A reader sent me an email asking if a "1.75 percent raise" was appropriate for a salary in the $90,000 range. "It's like giving a waitress a $7 tip on a $300 meal," he wrote.

First of all, wouldn't it be awesome to get a 15 to 20 percent raise each year? Second, if any of you leave a $7 tip on a $300 meal, you deserve a good smack down; raises and tips are not the same things. The reality is a 1.75 percent raise can be an awesome raise, and it can be a terrible raise. Here's what's going on behind the scenes.

Budgets. Unless you're reporting to the CEO or maybe the CFO, your boss didn't set the budget for raises. The executive team determined what the budget would be. This was on the basis of numerous things--not just what the cost of living would be next year compared with last year. If the company doesn't have tons of money to spare, budgets are going to be lean.

Your co-workers. A limited budget--and even a large budget--has to be shared with your co-workers. If your boss is given 3 percent of her salary budget for raises and gives a spectacular performer 5 percent, that means there's less for everyone else. Unfortunately, it's a zero sum game. And something that's slightly unpleasant--if your boss's boss wants to reward someone in a different department, your boss can find a good portion of her budget yanked out from under her. You suffer.

Your own salary band. Many companies don't just give people salaries--they set salaries within what's called a salary band. Your job is evaluated and given a range. Depending on your skills and experience, the salary you were offered is somewhere within that range. If you're at or above the midpoint of that grade, you can see very, very small raises. In many companies, your boss needs special permission to give someone a raise above that midpoint. You can see situations that look strange if you don't know about the ranges. If Jane earns $90,000 a year, but the midpoint for her position is $100,000 a year, she's eligible for a much higher raise than John, who also earns $90,000, but the midpoint of his job is $90,000. He's as high as he can go.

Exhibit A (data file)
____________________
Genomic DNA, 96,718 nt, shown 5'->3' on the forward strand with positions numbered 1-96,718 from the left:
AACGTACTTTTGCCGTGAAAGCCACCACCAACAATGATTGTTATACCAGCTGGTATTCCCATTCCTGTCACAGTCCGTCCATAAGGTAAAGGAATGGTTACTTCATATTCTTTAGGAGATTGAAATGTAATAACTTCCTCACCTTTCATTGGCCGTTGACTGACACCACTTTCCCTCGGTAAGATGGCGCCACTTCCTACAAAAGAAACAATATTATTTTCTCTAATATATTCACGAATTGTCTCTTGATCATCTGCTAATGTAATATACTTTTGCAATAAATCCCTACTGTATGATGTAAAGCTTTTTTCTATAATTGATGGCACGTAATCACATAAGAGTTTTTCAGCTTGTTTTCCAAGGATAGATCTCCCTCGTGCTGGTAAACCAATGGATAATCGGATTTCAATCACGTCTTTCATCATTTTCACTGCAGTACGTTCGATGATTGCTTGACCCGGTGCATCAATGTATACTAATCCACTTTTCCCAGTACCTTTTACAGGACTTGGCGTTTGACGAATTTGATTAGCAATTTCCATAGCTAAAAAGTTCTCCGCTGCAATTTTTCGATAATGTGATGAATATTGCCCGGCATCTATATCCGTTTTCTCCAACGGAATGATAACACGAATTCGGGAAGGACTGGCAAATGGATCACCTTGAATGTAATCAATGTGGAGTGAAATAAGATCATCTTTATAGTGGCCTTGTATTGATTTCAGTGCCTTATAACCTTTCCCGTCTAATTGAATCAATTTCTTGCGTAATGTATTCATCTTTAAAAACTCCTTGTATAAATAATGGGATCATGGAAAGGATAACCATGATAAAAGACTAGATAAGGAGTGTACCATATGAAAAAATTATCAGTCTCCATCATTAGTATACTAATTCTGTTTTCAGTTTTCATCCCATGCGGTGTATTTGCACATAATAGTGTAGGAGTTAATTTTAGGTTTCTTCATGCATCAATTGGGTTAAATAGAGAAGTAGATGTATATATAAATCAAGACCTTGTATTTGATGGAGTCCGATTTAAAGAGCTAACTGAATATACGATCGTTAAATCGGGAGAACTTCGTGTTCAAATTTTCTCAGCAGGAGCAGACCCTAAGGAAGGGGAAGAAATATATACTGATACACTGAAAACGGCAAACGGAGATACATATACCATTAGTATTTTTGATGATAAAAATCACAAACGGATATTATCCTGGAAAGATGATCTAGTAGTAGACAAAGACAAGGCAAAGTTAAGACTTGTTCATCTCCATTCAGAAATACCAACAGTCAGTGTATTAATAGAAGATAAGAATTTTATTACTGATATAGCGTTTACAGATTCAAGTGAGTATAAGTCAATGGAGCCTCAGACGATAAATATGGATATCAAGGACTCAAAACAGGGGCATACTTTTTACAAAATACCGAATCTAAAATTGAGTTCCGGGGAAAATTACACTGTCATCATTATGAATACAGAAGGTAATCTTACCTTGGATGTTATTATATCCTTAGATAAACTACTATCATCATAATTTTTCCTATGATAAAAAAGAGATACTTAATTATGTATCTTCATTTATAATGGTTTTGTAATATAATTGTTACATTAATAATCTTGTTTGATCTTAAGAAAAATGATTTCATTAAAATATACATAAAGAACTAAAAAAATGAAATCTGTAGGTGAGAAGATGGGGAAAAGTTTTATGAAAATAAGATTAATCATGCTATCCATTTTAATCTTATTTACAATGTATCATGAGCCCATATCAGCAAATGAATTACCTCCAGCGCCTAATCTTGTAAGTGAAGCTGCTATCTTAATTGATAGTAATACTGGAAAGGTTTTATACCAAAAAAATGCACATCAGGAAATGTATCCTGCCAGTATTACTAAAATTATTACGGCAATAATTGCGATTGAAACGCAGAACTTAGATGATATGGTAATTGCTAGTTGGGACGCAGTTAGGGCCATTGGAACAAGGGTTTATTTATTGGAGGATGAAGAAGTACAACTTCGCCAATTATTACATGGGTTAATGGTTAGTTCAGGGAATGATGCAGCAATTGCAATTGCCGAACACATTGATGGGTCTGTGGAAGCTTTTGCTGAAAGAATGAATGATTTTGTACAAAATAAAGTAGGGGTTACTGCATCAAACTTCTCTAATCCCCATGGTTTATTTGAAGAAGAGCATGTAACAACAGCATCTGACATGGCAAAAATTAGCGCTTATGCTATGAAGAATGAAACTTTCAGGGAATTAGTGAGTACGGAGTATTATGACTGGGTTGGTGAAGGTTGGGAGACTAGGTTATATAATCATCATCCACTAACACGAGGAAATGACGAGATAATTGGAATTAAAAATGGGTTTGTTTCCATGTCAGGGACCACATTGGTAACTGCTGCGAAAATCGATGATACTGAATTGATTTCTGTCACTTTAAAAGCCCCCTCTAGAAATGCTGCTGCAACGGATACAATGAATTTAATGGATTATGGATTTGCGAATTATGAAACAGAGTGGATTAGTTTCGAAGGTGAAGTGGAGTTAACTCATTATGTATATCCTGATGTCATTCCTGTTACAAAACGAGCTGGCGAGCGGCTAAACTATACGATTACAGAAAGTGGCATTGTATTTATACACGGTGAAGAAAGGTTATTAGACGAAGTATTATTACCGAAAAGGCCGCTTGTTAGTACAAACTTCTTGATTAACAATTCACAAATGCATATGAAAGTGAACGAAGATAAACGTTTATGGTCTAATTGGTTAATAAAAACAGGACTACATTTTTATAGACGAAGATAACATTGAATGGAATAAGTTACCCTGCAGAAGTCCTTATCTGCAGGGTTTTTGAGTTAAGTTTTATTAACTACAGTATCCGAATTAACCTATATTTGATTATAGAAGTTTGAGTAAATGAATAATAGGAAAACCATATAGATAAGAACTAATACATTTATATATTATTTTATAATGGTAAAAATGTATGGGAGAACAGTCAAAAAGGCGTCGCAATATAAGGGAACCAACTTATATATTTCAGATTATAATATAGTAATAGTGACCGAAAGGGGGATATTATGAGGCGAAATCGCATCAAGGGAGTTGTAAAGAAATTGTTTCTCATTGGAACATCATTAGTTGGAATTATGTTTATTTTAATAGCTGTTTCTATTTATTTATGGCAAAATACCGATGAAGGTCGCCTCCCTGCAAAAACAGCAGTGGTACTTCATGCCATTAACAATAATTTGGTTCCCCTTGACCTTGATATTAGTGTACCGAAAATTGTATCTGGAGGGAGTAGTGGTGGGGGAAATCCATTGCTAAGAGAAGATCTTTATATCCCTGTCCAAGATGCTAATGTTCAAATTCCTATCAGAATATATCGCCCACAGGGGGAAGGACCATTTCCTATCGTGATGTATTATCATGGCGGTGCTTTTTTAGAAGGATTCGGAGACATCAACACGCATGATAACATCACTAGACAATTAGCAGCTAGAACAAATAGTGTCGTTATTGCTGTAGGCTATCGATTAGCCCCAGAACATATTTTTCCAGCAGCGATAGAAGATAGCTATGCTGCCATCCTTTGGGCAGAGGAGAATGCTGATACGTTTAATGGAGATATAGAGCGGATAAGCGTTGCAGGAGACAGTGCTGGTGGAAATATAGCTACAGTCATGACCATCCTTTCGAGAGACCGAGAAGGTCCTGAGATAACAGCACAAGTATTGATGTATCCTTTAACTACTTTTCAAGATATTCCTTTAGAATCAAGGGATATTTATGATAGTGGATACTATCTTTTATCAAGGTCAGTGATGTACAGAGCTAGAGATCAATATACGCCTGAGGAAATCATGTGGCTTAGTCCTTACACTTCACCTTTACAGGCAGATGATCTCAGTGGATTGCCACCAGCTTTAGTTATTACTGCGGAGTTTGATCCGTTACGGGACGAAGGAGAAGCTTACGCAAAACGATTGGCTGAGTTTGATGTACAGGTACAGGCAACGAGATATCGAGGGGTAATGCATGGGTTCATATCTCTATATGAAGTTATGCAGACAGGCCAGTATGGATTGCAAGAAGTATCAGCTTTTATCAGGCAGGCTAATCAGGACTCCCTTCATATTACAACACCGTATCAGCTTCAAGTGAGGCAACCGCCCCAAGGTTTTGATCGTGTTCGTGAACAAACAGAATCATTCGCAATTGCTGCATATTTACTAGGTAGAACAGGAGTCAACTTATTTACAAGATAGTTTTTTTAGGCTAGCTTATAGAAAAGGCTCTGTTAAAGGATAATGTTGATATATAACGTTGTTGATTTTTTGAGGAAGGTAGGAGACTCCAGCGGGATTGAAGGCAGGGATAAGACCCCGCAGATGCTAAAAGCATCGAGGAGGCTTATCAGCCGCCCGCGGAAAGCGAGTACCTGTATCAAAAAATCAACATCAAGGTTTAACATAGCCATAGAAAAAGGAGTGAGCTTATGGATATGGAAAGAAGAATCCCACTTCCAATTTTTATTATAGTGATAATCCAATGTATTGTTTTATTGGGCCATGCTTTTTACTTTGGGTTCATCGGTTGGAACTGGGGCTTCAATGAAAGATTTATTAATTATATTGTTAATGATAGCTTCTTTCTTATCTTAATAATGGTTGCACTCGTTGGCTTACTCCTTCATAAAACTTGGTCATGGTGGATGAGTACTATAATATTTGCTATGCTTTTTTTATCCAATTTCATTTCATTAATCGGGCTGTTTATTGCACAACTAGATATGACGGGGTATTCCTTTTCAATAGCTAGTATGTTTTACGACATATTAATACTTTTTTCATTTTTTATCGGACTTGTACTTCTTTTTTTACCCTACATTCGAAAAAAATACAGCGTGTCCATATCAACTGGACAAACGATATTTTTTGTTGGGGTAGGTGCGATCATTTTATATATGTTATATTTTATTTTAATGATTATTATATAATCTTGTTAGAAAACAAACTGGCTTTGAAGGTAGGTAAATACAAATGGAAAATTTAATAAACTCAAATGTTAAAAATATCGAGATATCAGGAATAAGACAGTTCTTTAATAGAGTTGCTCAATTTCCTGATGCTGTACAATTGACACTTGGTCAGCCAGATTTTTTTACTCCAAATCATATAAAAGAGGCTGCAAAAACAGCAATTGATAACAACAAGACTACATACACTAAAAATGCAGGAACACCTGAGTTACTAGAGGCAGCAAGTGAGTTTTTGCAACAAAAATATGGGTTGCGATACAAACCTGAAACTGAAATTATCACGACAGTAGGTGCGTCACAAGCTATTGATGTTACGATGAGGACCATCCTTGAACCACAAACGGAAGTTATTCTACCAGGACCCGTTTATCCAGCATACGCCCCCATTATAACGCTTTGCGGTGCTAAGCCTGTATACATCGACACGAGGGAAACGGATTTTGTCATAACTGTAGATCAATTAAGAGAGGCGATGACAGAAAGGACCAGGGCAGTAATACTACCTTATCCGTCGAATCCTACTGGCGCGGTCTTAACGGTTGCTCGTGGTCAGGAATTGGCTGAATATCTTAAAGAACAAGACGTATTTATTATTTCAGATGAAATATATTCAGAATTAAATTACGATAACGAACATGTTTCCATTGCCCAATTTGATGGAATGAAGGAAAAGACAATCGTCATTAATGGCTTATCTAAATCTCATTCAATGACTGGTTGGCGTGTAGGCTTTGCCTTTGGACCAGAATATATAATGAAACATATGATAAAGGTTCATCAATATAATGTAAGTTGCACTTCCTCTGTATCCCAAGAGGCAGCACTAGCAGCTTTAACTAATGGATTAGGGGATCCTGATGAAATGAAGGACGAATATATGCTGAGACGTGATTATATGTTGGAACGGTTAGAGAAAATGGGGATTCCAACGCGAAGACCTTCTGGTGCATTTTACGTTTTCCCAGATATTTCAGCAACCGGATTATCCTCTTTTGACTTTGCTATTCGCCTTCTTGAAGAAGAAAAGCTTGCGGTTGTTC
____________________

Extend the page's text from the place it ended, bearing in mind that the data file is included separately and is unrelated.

How rare your skills are. Frankly, if there are lots of people out there who can do what you do, your boss needs to focus her budgets on people she'd struggle to replace. It's not personal; it's business. But, if you are super valuable and hard to replace, you have a better chance of a good raise. Here's one more thing to think about--longevity can actually hurt you here. If you've been in the same company for 10 years, people aren't terribly concerned about your jumping ship. If you've been changing jobs every two years and you're a top performer, they will want to make sure you stay.

Your performance level. Unless your company gives a straight cost of living increase to everyone, it, like most companies, bases raises on performance. If you're a high performer who isn't earning close to the midpoint of your salary range, you can get a pretty awesome raise. If you're a low performer with a salary near the midpoint of your salary range, you'd expect a lousy raise. Here's the super sad part about this--if you are totally awesome, but so are all your co-workers, you can still get a low raise--because there isn't an unlimited supply of money.

Is this the best way to do compensation? In an ideal world, each employee would be carefully evaluated on the basis of skills and market value. In the real world, companies take shortcuts. Positions aren't evaluated every year, and sometimes that works in your favor and sometimes against it.

When should you ask about your raise? Many companies do annual increases. If that's the case with your company, you should ask about three months before that. Why? Because at that point, your boss hasn't used up her budget. If you wait until she presents you with your pay increase information, it's too late. Even if you could make a convincing argument that you deserve a larger raise, your boss can't change your increase without taking money away from your co-workers or getting a special dispensation from her superiors. Neither is likely to happen. Ask early and present your case. Don't wait.

A bad raise isn't necessarily a sign of a bad boss or an unfair increase. You have to take all circumstances into consideration. If you feel cheated, by all means, ask your boss directly how she came to this number. And make sure you listen.

Published on: Jul 5, 2016
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